In this video, we share tips for increasing the quality of every element of your MBA application: your academic profile, application forms, test scores, essays, resume, reference letters, and interviews.
This lecture is entitled: 25 Tips for Building an Outstanding Application.
In both MBA Prep School's eBook, "Prepare to be Accepted!" and our comprehensive MBA Prep Steps online course and app, we provide our students with hundreds of tips, techniques, and exercises for building an outstanding MBA applicationIn this video course, we have selected 25 of our favorite tips to share with our Freshman students, covering all seven elements of a complete MBA application:
1. Academic transcripts
2. Test scores
3. MBA application resume
4. Application forms
5. Essay questions
6. Recommendation letters
7. Admissions interview
If you follow the best practices we recommend, you will be on your way to creating an application that really impress admissions officers!
For a complete step-by-step program for building a winning application, please take advantage of our Prepare to be Accepted eBook! or enroll in our complete Prepare to be Accepted! video course and app.
Your instructor for this lecture is Tyler Cormney.
Tyler is an AIGAC certified MBA Admissions Consultant and is also the co-founder of MBA Prep SchoolHe started his admissions consulting career in 2006 with one of the leading firms in the field and has worked with over 100 clientsHe authored a "how-to" guide on admissions consulting used extensively by top admissions coaches and has authored five guides on MBA essays.
Tyler holds a Harvard MBA with Distinction, a Master's Degree in Professional Writing from the University of Southern California, and is a graduate of the Honor's Business Program at the University of Texas at Austin.
Thanks, Chris. In this class, we'll be sharing 25 tips for building an outstanding applicationWe are going to cover all seven elements of a complete MBA application and offer suggestions on how to optimize each one in order to create an application that will really impress admissions officers.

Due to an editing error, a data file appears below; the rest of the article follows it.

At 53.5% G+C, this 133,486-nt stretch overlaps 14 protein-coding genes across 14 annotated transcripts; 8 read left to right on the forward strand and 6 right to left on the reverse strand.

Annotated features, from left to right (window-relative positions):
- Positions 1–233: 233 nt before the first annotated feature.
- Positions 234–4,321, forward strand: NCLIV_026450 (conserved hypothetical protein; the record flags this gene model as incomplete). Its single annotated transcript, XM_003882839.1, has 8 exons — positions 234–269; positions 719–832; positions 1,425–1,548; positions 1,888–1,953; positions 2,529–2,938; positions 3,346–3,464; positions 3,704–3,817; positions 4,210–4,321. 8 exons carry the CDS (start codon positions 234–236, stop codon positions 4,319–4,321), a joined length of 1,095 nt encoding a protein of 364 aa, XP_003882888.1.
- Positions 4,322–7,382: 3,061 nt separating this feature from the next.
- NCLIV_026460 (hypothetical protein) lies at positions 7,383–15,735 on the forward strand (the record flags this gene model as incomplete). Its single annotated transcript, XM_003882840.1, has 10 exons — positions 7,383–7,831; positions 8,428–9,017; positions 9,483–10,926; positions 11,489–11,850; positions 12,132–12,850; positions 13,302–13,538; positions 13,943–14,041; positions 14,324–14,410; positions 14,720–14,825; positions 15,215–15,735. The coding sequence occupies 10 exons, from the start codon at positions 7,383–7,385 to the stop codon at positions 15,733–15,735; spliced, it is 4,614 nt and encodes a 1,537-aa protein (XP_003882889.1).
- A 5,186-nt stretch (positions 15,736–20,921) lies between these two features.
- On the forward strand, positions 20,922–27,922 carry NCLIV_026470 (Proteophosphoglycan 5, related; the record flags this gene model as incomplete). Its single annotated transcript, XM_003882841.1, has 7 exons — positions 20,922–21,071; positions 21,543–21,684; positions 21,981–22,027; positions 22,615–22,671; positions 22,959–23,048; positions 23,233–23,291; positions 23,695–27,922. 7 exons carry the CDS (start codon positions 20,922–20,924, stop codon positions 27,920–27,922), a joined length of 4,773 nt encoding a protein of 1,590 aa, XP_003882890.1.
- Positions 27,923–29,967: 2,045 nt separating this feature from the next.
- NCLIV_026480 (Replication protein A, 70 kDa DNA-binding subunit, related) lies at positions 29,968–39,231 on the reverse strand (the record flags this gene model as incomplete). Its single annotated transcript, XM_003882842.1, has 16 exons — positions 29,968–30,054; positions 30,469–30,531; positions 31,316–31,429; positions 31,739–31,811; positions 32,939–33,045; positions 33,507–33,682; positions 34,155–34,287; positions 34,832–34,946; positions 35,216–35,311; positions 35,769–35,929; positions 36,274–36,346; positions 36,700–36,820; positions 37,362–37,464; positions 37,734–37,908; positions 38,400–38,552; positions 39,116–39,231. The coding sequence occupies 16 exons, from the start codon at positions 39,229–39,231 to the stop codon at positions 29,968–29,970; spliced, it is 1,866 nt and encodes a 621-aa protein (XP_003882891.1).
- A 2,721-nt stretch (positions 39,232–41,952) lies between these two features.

Let's begin with an overview of the seven elements of an MBA application.
...Generally speaking, there are seven components in an MBA application: academic transcripts, test scores, a resume, the application form, essay questions, recommendation letters, and an admissions interview.
Let's start off with a few tips related to your academic transcripts.
Regarding your university transcripts, my first piece of advice is that you should obtain a copy of your grade reports and review them carefully long before the admissions officers do. Don't rely on your memory because you might discover too late that the 3.1 GPA you remember earning was actually a 2.9 – or that you repressed the memory of that D in freshman psychology.
But looking for skeletons in your academic closet isn't the only advantage of reviewing your transcripts. You want to review your academic history to identify ways to differentiate yourself from other candidatesFor example, if you excelled in a foreign language or studied abroad in college this might be something to emphasize in your application.
If there are red flags in you academic history the sooner you know about them the better. Once you've identified them, you can take steps to counterbalance poor performance with additional coursework or by tackling professional or personal projects that require the skills in question. There are a number of ways to mitigate weaknesses in your academic transcripts. For example, you could take a college level calculus or business statistics class to convince admissions officers that you have the quantitative skills needed to excel in an MBA program.